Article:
A series of conflicts with insurgent groups along Iran's borders may be impelling Tehran to back its own allies in Iraq in what it regards as a proxy war with the U.S., according to security experts and officials in the U.S., Iran and Iraq.
Dozens of Iranian officials, members of the security forces and insurgents belonging to Kurdish, Arab Iranian and Baluch groups have died in the fighting in recent years. It now appears to be heating up once again after an unusually cold and snowy winter.
In recent weeks, Iranians have begun the now-routine bombardment of suspected rebel Iranian Kurd positions in northern Iraq, and guerrillas have claimed incursions into northwestern Iran.
Some Iranians blamed Sunni Arab radicals for an explosion Saturday that killed 12 and injured 202 at a gathering where a preacher criticized the Wahhabi form of Islam that inspires Osama bin Laden.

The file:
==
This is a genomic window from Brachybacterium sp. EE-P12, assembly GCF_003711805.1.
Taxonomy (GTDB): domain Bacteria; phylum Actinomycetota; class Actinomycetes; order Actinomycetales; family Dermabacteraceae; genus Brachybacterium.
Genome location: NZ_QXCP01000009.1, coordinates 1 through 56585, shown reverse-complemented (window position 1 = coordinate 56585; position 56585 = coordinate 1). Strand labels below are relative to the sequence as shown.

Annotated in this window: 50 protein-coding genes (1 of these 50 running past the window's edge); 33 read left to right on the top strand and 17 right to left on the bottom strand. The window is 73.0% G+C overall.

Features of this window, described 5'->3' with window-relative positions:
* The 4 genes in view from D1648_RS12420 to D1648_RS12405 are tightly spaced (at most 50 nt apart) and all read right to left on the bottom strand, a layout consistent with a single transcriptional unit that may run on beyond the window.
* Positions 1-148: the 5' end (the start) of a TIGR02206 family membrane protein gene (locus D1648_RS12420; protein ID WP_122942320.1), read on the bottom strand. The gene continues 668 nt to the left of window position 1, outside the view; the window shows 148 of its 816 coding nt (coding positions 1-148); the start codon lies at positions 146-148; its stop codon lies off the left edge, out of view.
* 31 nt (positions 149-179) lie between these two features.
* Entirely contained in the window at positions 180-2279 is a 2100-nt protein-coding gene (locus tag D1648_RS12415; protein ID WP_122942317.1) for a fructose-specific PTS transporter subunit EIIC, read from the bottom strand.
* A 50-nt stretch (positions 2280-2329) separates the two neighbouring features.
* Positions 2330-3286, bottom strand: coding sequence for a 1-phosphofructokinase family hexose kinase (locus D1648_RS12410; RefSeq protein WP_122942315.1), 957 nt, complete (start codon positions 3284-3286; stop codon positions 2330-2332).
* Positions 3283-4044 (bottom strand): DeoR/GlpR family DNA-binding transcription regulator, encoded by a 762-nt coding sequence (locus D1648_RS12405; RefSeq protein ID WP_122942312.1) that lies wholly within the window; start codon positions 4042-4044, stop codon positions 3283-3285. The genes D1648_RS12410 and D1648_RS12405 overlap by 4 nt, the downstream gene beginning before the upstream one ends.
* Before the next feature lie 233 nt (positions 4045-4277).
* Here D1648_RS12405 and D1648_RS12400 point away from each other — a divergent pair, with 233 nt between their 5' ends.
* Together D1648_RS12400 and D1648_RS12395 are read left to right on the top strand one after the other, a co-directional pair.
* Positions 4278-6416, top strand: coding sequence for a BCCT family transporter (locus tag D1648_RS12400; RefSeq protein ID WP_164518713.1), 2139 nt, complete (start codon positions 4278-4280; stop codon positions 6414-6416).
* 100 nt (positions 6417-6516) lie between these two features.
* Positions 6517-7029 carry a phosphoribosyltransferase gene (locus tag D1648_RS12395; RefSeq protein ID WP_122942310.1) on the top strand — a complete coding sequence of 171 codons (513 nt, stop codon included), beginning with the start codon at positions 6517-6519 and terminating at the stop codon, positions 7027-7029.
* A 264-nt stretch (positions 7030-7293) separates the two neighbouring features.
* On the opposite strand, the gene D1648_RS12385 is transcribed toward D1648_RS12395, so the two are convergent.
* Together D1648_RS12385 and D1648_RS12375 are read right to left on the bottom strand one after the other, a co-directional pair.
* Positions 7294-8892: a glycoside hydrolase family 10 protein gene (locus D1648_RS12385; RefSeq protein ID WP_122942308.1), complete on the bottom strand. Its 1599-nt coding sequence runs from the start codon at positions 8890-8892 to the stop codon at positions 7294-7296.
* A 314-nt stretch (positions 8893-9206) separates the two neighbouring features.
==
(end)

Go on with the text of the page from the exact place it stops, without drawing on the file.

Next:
None of the groups appear to pose a serious threat to Iran, but Tehran regards them as Washington's allies in an effort to pressure it to scale back its nuclear program and withhold support for militant groups fighting Israel. American and Iraqi officials in turn accuse Iran of supporting Shiite Muslim militias and other militant groups in Iraq to keep the U.S. preoccupied and the Baghdad government weak.
Although a U.S. intelligence estimate in December undercut claims that Iran has a secret nuclear weapons program and appeared to lower the possibility of a direct military conflict over Iran's uranium enrichment operations, tensions over Iraq have increased. U.S. officials accuse Iran of backing Shiite militias close to cleric Muqtada Sadr that fought Iraqi government forces to a standstill in Basra and Baghdad two weeks ago.